2009 and Beyond: A Challenging Time for Tax Planning


By Matt McKinnon

Given the unprecedented state of the economy since mid 2008 and the recent administration change in Washington, tax planning will become even more critical, especially this year. Because of the significant recent tax law changes, no deduction should be overlooked and all available credit(s) should be taken to lower this year's tax bill. Managing the recognition or deferral of income will also be important in balancing your effective tax rate between 2009, 2010, and beyond.

Tax breaks set to expire at the end of this year include:

For individuals– the itemized state and local sales tax deduction; the $4,000 higher education tuition deduction; the additional standard deduction for real property taxes; and the above-the-line $250 teachers’ classroom expense deduction.

For businesses– the increased benefits related to capital expansion. Bonus Depreciation and the enhanced Section 179 expense limits were intended to encourage capital investment, and are likely headed for extinction.

Accelerating qualifying expenses into 2009 to take advantage of these expiring provisions, rather than incurring them early in 2010, might make a significant difference in your overall tax bill.

As we approach year-end, it is important to consider the use of losses and the proper matching of losses with gains. Knowing the differences in types (ordinary, passive, "at-risk," capital, and Code Section 1231, for example) and acting before year-end to match them correctly can mean significant tax savings. In addition, the general rule of pre-paying certain expenses before year-end, such as real estate taxes or mortgage interest, might not translate into a larger deduction this year, as more and more taxpayers are subject to the Alternative Minimum Tax (AMT).

Changes on the horizon for 2010 and beyond that should be considered this year include:

IRA to Roth IRA conversion: In 2010, the $100,000 income limitation will be no more. The lifting of this restriction has many individuals already planning to make the conversion in 2010. Some individuals, however, might find a conversion more beneficial before the end of 2009, when the value of their accounts, and the taxable income that must be recognized, could be lower than 2010 values.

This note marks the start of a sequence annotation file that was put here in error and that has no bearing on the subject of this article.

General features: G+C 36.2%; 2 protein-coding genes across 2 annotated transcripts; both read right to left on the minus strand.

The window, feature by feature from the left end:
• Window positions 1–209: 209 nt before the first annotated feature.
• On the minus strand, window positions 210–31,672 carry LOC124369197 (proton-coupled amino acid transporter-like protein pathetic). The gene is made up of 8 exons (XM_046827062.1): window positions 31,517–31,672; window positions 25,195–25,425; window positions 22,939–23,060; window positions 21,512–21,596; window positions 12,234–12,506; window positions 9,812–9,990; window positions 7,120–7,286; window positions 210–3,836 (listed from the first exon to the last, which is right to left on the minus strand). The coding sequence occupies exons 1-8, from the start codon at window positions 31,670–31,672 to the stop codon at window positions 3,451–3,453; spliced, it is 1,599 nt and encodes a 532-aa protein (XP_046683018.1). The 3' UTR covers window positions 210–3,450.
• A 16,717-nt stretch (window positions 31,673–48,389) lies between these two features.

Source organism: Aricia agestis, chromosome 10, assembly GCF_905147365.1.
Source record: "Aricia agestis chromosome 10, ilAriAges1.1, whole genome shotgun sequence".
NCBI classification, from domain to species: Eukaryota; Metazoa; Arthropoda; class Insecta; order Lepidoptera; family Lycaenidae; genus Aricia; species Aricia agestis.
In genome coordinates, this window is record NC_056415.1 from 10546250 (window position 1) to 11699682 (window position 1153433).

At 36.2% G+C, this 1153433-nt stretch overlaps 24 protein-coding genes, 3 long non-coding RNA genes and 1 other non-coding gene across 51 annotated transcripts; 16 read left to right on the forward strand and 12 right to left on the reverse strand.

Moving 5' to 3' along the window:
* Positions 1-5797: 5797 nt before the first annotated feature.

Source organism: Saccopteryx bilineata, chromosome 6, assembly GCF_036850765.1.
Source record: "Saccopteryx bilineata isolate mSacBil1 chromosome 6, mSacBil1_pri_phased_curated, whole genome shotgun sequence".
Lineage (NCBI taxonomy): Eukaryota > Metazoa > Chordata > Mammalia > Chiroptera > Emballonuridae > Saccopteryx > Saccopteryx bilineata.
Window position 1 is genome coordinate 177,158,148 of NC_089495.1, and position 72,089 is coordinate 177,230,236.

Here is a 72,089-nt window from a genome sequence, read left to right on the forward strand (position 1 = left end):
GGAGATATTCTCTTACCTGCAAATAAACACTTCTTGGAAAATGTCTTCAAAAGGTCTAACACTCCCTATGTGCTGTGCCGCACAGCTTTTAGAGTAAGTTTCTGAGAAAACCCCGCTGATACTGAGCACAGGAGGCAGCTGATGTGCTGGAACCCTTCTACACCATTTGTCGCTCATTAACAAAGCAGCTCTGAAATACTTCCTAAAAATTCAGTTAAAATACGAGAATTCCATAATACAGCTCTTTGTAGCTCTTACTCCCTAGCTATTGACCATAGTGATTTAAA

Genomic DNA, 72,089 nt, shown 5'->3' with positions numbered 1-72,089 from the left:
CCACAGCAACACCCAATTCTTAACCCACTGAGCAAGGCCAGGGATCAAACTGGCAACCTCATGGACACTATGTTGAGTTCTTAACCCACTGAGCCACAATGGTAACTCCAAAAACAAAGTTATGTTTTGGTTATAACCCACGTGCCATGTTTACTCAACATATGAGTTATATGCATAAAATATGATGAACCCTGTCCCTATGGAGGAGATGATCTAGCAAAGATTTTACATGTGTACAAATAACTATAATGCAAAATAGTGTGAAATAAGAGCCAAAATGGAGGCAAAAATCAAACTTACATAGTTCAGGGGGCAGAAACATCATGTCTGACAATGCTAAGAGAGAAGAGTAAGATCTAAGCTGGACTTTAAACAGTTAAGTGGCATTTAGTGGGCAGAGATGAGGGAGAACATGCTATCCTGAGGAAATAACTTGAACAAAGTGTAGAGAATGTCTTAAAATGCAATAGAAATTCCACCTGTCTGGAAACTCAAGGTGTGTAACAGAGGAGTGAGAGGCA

Increase in tax rates: The Obama administration has proposed to increase the income and capital gains tax rates on single individuals with incomes of more than $200,000 and married couples with incomes exceeding $250,000, effective for tax year 2011. Based on this proposed change, following the traditional tax-planning concept of deferring income into next year might not work well for 2009. Deferring too much income into 2010 could result in overloading income next year, which could make it more difficult to shift income from 2011 to 2010 to escape the expected higher rates in 2011.

Taxpayers should maintain an open dialogue with their advisors, and provide information sooner rather than later. With the expiration of certain tax benefits on December 31, 2009, it is important to act now.

Schneider Downs provides accounting, tax and business advisory services through innovative thought leaders who deliver the expertise to meet the individual needs of each client. Our offices are located in Pittsburgh, PA, and Columbus, OH.

This advice is not intended or written to be used for, and it cannot be used for, the purpose of avoiding any federal tax penalties that may be imposed, or for promoting, marketing or recommending to another person, any tax-related matter.

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Material discussed is meant for informational purposes only, and it is not to be construed as investment, tax, or legal advice. Please note that individual situations can vary. Therefore, this information should be relied upon when coordinated with individual professional advice.

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